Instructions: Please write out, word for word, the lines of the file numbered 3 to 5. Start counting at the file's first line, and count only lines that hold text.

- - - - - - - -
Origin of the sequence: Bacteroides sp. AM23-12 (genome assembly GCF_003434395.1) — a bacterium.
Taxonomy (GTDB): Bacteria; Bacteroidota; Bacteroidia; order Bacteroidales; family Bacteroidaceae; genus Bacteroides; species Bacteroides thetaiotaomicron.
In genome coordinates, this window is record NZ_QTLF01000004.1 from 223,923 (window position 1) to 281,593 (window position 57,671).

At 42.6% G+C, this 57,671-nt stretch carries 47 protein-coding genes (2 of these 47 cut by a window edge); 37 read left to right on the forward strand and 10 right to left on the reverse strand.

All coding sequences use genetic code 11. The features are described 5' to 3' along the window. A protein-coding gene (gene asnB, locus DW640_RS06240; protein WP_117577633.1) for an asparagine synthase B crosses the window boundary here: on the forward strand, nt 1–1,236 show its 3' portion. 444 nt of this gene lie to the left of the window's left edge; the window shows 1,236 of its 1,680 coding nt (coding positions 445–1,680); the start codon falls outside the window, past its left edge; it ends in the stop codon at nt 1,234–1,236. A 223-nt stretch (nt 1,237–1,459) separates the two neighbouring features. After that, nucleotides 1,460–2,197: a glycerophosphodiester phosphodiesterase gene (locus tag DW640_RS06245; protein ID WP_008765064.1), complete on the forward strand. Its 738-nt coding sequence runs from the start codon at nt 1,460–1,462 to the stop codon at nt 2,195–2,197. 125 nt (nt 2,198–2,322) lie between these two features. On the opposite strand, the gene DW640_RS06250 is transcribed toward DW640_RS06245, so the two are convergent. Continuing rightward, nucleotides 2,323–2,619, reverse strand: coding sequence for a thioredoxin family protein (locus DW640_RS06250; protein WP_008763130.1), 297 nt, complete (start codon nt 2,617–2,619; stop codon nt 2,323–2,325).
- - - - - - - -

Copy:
In genome coordinates, this window is record NZ_QTLF01000004.1 from 223,923 (window position 1) to 281,593 (window position 57,671).

At 42.6% G+C, this 57,671-nt stretch carries 47 protein-coding genes (2 of these 47 cut by a window edge); 37 read left to right on the forward strand and 10 right to left on the reverse strand.

All coding sequences use genetic code 11. The features are described 5' to 3' along the window. A protein-coding gene (gene asnB, locus DW640_RS06240; protein WP_117577633.1) for an asparagine synthase B crosses the window boundary here: on the forward strand, nt 1–1,236 show its 3' portion. 444 nt of this gene lie to the left of the window's left edge; the window shows 1,236 of its 1,680 coding nt (coding positions 445–1,680); the start codon falls outside the window, past its left edge; it ends in the stop codon at nt 1,234–1,236. A 223-nt stretch (nt 1,237–1,459) separates the two neighbouring features. After that, nucleotides 1,460–2,197: a glycerophosphodiester phosphodiesterase gene (locus tag DW640_RS06245; protein ID WP_008765064.1), complete on the forward strand. Its 738-nt coding sequence runs from the start codon at nt 1,460–1,462 to the stop codon at nt 2,195–2,197. 125 nt (nt 2,198–2,322) lie between these two features. On the opposite strand, the gene DW640_RS06250 is transcribed toward DW640_RS06245, so the two are convergent. Continuing rightward, nucleotides 2,323–2,619, reverse strand: coding sequence for a thioredoxin family protein (locus DW640_RS06250; protein WP_008763130.1), 297 nt, complete (start codon nt 2,617–2,619; stop codon nt 2,323–2,325).